I could go on and on…but I won’t. Neither will I be giving this book away! For me, the only thing that is lacking is something that I’m not sure is even possible, what I’d call a “reverse index”. I mentioned the “twisted knit stitch” above, that I developed to tighten my work. Until now I didn’t know other knitters did that, and I certainly didn’t know what it was called. I did, however, know I needed a stitch to do that task – and that’s why I developed it. So maybe there could be another way of indexing, a way to find solutions by searching under what’s needed? A google-for-books, as it were!

All in all a great resource which will be a real help to me when I finally write out my own patterns, and I’m sure I will be referring to it again and again. If you're tempted, check it out in the link below:

Thursday, 18 October 2012

New MeerTrekkie fan photos!

Barry has been at another convention and as always, has sent me photos of the meerkats meeting their humans! See them all here: FanPhotos

Here are the new pics:

Jonathan Frakes - Picard's number one, Will Riker. 
Mr Frakes is holding PicardKat, whilst Barry holds RikerKat.

Ethan Phillips, who played Neelix. Must have taken an age in makeup! 
He's holding KesKat, Barry is holding NeelixKat.

Thanks Barry!!

Sunday, 14 October 2012

Hastings Fireworks

We moved to this area in the spring, so hadn't been to Hastings Bonfire night before. It's earlier than the usual 5th November because the various local Bonfire Societies attend each other's festivities, so of course they all need to be on different dates. Hastings coincides with the anniversary of the one historical date we all know in England - 1066, the Battle of Hastings.

The procession was fun, lots of people dressed up with flaming torches. Most of them moved too quickly for me to snap!

I was pleased with this shot of the bonfire with spectators silhouetted against the flames.

MrNifty took the firewoorks shots, I was too busy ooohing and aaaahing! 
The display was fantastic, best I've ever been to.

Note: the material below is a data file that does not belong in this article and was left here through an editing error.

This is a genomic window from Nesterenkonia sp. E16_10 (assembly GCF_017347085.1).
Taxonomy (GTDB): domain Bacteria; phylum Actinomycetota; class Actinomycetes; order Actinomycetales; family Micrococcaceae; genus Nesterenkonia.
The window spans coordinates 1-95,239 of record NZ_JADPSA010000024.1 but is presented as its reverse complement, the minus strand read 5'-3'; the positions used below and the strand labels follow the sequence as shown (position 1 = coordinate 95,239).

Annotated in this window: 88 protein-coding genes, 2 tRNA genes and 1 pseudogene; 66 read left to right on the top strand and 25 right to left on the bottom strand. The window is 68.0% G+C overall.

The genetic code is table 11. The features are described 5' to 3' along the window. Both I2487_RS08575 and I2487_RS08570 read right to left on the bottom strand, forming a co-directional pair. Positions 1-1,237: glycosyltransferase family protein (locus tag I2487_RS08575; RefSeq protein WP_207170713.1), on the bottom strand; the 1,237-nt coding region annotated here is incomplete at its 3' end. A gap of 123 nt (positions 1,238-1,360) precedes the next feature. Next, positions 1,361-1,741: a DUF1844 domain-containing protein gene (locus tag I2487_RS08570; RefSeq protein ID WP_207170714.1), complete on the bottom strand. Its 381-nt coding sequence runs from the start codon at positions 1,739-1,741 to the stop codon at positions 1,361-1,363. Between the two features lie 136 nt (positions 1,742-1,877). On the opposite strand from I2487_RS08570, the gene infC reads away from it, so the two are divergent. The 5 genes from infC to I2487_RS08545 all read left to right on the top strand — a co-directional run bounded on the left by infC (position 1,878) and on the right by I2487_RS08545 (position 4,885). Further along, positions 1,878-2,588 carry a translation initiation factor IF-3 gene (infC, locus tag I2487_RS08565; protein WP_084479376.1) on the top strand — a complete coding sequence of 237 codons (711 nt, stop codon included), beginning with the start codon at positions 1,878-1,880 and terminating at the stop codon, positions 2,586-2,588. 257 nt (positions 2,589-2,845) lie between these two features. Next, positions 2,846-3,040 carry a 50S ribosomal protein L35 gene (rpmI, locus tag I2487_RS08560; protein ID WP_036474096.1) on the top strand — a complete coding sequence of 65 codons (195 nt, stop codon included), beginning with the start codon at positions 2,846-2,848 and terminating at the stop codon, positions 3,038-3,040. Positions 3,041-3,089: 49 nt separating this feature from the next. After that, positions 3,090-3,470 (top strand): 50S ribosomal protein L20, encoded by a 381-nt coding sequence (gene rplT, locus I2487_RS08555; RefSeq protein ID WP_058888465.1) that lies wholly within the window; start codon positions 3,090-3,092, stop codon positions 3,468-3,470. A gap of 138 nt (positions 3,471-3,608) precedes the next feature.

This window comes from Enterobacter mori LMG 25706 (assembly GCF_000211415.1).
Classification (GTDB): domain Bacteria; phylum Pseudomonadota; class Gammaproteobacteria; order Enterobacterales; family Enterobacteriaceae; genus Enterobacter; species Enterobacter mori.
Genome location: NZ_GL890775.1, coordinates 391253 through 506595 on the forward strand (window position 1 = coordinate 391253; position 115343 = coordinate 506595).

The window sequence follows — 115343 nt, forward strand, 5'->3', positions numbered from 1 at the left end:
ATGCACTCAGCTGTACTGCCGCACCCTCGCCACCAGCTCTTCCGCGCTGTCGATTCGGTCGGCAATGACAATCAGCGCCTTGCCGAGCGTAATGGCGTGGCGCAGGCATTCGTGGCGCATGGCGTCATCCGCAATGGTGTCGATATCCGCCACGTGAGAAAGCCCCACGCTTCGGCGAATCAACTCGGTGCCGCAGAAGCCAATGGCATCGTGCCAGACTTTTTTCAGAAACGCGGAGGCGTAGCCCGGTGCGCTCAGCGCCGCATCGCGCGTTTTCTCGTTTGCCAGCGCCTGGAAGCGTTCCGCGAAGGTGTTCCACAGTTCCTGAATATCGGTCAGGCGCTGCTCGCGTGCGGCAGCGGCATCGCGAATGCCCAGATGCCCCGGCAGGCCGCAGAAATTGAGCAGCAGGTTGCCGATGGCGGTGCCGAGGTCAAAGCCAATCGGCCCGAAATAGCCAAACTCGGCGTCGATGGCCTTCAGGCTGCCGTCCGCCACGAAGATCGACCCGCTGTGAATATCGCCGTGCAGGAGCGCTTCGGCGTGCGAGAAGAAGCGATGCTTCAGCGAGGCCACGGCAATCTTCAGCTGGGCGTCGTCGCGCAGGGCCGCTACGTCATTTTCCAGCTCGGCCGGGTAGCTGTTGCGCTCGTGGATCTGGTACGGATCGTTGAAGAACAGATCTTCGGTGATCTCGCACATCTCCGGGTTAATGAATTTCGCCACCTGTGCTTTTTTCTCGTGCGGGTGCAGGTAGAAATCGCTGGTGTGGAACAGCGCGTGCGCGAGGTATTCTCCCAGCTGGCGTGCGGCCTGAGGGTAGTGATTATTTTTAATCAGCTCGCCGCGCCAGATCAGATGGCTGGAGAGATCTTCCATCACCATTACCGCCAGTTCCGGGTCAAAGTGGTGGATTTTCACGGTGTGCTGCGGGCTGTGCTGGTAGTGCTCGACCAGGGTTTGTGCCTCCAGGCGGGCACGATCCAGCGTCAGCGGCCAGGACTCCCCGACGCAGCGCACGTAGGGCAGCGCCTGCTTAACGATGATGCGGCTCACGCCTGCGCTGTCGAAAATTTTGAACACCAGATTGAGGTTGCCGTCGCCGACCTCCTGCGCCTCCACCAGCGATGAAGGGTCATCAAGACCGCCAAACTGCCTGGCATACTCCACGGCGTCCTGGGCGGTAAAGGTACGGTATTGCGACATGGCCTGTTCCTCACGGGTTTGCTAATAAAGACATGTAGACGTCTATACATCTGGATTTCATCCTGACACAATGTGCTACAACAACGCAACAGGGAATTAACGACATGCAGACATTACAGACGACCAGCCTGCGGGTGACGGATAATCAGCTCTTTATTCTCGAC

This last pic is my favourite firework, never seen this one before. The orangey bits descended like vines with sparkly flowers on them, I felt as if I could stretch up my arm and catch one - truly beautiful. The photo doesn't do it justice but it reminds me of the magic!

Big thanks to Hastings Bonfire Society , find them on facebook here.

Saturday, 13 October 2012

Oyez Oyez Oyez!

Today is the 60th National Championship for ... who'd have guessed? ... Town Criers! As it's in Hastings we went along.

We learned a little about the history. In the Middle Ages, town criers were the main means of news communication, and were protected by law. Obvivously sometimes the news they proclaimed wasn't welcome - more taxes perhaps - so assaulting a town crier was considered treason!

The bell and the starting cry of "Oyez oyez oyez" was of course to attract attention, and Oyez means "listen".

We're off to see who won later - but you can hear a sample from a previous year thanks to youtube:

Thursday, 11 October 2012

Birdwatching with a difference!

We went for a birdwatching walk yesterday, saw lots of birds but they didn't stand still for photos!

The deer did though.

and so did the toadstools. Interesting how they're paired up. They look almost like...

well, they do, don't they?

Monday, 8 October 2012

New Meerkat greeting cards

I really enjoy posing my meerkats for greeting cards, it's a great chance to explore the inner child!
I've only had a few each of these new designs printed, so if you're thinking one might be for you - grab 'em while they're hot. I particularly enjoyed giving the trekkies their party beverages!

They're on Etsy and on Folksy and of course I have other cards too, including a bargain bumper bundle, choose any 4 from the 7 designs shown below:

Monday, 1 October 2012

Virtual friends

What does "friend" mean to you? 
Someone to hang out with and fight bad guys like Batman and Robin ? 

Friends that are good enough to understand when you're angry, 

Maybe your friends are all sizes and colours, 
like this Gingerbread family ?

Not sure MrNifty will be flattered or not...
but after a gazillion years we are a bit like these paired-for-life skunks!

All these items and many more are from the shop of my virtual friend Supersock, and it was chatting about our virtual friendship that prompted this blog post. I realised I knew none of the "normal" stuff about Supersock that you might expect to know of a "real life" friend, yet we chat every day. I don't know Sock's gender, age, ethnicity, profession, marital status - none of those "normal" things - but does it matter? Not one bit! We're never likely to meet in real life, we're on opposite sides of the pond and I don't even have a passport...but we're friends, and it looks like we're going to be sharing an ice cream!

Check out the mad world of Supersock - and I'd be happy to hear your thoughts on friendship.